Season 6 (November 4, 1974 – May 2, 1975)

Season six opens with my absolute favorite episode of Sesame Street. Take a glance at the Muppet Wiki page for the ominously-numbered episode 0666, which is contained on the Old School Volume 2 DVD set. It has everything that we want from the show. The delights include (but are certainly not limited to) the following:

  • A street story about the Count turning the lights on and off.
  • Joe Raposo singing a gentle number about the sense of touch.
  • Maria smothering the guys’ faces with pies while singing a torch song.
  • Ernie removing Bert’s nose and sticking it on his own nose.
  • A cartoon about pencils dancing the rumba.
  • An Appalachian mailman delivering mail on horseback.

That’s just a small sample. There’s so much more. It’s 58 solid minutes of brilliant content. It’s the kind of stuff we all think of when we remember what Sesame Street used to be like. It’s the Golden Age made flesh, a monument to the glory that was Sesame Street in the 1970s.

Yes, like many fans, I think of season 6 as being firmly part of the Golden Age of Sesame Street. The 1970s are the classic era we all know in our hearts, whether we were watching at the time or not. This is the period that gave us all of the classic Muppet and human characters, beloved songs, and hilarious sketches. Most fans would agree that the past 40 years of Sesame Street have struggled to live up to the tall reputation set by the first ten.

But working on this series of articles has taught me a surprising lesson – the Golden Age is a myth, a mirage, a hazy memory that we’ve all decided is a matter of fact. Very few full episodes from that period are actually available to watch now. The Old School DVD sets have ten episodes from the first ten seasons. A handful more are available for purchase on iTunes.

But each season had 130 episodes, which means that we can buy twenty episodes out of roughly 1300! Helpful YouTube accounts have posted a few more, but not as many as you might think. While preparing for this article, I wasn’t able to find *any* episodes from season six online other than the premiere. I was hoping to write about another episode – one I hadn’t seen before – but they just aren’t out there.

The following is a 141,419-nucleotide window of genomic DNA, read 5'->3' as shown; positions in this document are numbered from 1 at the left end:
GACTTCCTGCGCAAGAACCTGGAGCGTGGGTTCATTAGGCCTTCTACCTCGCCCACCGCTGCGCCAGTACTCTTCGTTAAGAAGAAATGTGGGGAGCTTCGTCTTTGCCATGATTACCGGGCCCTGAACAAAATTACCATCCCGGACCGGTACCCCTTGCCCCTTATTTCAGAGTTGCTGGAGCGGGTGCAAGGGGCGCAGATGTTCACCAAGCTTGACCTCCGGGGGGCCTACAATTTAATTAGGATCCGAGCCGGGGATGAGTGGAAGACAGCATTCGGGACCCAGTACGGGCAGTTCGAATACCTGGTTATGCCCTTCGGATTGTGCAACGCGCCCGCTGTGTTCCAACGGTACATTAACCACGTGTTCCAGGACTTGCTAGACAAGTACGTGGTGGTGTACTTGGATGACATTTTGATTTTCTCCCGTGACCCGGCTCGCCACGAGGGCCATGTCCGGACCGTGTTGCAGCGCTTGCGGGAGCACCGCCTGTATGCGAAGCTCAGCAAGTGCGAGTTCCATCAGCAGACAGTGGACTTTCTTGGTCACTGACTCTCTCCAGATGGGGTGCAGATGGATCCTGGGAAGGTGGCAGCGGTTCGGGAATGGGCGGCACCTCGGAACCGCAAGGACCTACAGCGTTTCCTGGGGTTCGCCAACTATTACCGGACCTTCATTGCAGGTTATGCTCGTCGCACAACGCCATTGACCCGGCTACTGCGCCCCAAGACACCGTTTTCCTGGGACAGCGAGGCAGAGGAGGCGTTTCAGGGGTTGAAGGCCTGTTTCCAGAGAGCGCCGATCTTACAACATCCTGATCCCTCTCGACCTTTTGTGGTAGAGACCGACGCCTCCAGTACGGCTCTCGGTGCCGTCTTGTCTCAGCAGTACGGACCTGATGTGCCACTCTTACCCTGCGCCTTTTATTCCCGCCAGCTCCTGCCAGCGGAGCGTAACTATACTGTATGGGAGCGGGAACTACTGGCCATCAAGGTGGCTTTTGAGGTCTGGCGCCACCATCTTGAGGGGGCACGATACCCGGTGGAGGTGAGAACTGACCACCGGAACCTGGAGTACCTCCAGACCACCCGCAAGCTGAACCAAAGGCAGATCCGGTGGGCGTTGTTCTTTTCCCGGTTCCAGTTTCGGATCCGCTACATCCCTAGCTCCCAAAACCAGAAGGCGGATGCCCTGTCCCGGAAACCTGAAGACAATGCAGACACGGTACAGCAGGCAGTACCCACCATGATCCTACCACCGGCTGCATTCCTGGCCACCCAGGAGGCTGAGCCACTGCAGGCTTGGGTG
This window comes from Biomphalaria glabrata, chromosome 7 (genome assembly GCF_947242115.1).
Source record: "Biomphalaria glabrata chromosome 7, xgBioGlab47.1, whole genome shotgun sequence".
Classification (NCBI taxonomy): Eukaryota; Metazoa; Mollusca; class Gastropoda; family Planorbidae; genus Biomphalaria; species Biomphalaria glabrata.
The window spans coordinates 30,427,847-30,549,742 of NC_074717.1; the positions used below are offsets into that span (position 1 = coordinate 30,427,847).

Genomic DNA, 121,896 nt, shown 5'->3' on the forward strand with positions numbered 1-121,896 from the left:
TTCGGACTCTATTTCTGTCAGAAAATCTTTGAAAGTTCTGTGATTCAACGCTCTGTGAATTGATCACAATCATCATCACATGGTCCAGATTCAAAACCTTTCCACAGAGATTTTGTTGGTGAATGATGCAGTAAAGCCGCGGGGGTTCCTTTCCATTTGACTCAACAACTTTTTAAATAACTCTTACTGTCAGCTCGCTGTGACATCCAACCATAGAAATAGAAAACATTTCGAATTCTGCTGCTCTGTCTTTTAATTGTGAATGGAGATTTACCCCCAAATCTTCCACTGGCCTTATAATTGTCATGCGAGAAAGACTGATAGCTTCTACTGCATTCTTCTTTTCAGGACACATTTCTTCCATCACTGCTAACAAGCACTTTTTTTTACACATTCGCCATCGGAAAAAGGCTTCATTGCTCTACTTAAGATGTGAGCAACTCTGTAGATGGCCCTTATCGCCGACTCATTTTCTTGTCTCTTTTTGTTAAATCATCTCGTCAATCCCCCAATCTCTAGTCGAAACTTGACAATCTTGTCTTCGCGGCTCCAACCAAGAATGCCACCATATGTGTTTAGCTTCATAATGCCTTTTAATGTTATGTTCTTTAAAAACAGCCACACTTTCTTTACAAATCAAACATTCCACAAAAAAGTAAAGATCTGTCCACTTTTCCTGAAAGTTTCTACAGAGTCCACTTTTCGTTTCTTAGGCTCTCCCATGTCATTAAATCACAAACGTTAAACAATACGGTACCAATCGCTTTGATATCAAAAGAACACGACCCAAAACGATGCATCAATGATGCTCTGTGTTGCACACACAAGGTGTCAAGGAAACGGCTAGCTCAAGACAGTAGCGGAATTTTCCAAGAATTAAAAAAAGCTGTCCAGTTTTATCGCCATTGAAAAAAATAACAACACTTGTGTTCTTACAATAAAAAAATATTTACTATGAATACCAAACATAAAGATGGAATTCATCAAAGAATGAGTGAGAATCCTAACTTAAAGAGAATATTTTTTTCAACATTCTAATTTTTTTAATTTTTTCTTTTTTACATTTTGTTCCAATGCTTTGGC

All available evidence points to those seasons being full of the same kind of delights as the premiere. But mostly we just have brief descriptions, at least when it comes to full episodes. We have a ton of the famous songs and sketches, but the street scenes are mostly hidden from view. As time passed, and home recording became easier, that situation changed. There are dozens of episodes from the 1980s and (especially) 1990s on YouTube, and most episodes from the 21st century are available to stream or purchase legally. For the most part, that’s the Sesame Street we can actually sit down and watch.

Yet many fans – myself included, to be sure – insist that the 1970s are the best era for the show, even though we’ll never seen most of it. This isn’t a problem unique to season six, of course, but I bring it up now because I love that premiere episode so much. If I had access to 129 more, I would definitely make time to watch them all. That’s the Sesame Street I want to see, and I get so excited every time we find a little bit more of it.